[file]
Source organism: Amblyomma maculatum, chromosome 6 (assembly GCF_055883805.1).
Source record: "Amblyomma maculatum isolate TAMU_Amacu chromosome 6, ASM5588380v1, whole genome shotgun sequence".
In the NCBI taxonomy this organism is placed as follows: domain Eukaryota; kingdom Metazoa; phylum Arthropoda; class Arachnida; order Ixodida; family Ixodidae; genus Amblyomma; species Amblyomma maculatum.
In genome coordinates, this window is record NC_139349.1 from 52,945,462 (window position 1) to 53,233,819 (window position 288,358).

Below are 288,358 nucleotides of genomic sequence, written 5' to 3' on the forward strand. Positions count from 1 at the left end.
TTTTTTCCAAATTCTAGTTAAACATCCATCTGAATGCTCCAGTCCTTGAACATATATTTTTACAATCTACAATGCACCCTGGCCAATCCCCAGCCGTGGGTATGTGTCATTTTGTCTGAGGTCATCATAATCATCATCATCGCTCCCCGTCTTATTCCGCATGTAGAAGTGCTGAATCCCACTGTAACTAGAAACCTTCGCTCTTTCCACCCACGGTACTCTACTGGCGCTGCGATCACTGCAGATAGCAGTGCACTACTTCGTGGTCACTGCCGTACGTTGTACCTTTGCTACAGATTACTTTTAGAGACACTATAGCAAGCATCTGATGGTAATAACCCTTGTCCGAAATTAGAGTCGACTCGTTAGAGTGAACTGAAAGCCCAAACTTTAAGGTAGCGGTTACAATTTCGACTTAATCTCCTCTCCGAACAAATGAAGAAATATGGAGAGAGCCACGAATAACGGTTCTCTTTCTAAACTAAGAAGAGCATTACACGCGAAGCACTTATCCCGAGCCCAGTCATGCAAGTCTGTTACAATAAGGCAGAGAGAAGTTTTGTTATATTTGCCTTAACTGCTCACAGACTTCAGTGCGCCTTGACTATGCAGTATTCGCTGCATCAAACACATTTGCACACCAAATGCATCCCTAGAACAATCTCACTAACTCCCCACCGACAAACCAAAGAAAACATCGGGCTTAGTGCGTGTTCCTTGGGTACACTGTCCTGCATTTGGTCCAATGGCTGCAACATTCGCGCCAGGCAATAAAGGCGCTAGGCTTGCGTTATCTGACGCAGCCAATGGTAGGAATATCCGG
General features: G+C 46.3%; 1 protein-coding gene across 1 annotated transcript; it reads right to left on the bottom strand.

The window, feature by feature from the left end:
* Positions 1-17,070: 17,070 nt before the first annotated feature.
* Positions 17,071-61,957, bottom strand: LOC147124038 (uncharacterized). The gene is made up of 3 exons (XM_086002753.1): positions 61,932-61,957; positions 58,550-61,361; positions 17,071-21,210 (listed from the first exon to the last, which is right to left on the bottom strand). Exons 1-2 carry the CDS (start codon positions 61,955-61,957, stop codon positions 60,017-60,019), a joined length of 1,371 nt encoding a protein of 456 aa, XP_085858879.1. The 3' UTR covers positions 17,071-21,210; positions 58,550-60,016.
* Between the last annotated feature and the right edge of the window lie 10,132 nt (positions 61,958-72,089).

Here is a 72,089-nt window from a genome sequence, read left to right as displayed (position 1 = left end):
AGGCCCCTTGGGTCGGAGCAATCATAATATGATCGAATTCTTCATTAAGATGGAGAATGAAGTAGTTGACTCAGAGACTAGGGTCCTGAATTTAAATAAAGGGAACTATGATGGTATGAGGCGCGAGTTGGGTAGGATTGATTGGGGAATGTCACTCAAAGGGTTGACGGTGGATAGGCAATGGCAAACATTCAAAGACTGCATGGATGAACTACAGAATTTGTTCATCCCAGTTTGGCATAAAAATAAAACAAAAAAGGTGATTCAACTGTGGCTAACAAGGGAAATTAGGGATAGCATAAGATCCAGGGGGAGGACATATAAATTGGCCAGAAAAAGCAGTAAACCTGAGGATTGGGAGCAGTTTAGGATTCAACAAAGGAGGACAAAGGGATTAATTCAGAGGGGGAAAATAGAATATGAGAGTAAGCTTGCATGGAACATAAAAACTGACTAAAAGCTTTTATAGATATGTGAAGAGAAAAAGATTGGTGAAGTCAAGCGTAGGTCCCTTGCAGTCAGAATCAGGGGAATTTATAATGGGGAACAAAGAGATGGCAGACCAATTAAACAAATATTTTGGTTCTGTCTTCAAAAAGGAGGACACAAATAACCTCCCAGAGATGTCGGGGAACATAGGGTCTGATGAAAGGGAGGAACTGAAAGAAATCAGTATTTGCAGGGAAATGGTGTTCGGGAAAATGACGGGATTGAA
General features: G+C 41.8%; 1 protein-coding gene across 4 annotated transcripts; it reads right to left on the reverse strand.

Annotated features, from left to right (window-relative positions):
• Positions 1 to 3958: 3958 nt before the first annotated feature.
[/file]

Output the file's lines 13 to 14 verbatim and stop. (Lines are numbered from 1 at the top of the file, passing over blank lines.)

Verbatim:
AGGCCCCTTGGGTCGGAGCAATCATAATATGATCGAATTCTTCATTAAGATGGAGAATGAAGTAGTTGACTCAGAGACTAGGGTCCTGAATTTAAATAAAGGGAACTATGATGGTATGAGGCGCGAGTTGGGTAGGATTGATTGGGGAATGTCACTCAAAGGGTTGACGGTGGATAGGCAATGGCAAACATTCAAAGACTGCATGGATGAACTACAGAATTTGTTCATCCCAGTTTGGCATAAAAATAAAACAAAAAAGGTGATTCAACTGTGGCTAACAAGGGAAATTAGGGATAGCATAAGATCCAGGGGGAGGACATATAAATTGGCCAGAAAAAGCAGTAAACCTGAGGATTGGGAGCAGTTTAGGATTCAACAAAGGAGGACAAAGGGATTAATTCAGAGGGGGAAAATAGAATATGAGAGTAAGCTTGCATGGAACATAAAAACTGACTAAAAGCTTTTATAGATATGTGAAGAGAAAAAGATTGGTGAAGTCAAGCGTAGGTCCCTTGCAGTCAGAATCAGGGGAATTTATAATGGGGAACAAAGAGATGGCAGACCAATTAAACAAATATTTTGGTTCTGTCTTCAAAAAGGAGGACACAAATAACCTCCCAGAGATGTCGGGGAACATAGGGTCTGATGAAAGGGAGGAACTGAAAGAAATCAGTATTTGCAGGGAAATGGTGTTCGGGAAAATGACGGGATTGAA
General features: G+C 41.8%; 1 protein-coding gene across 4 annotated transcripts; it reads right to left on the reverse strand.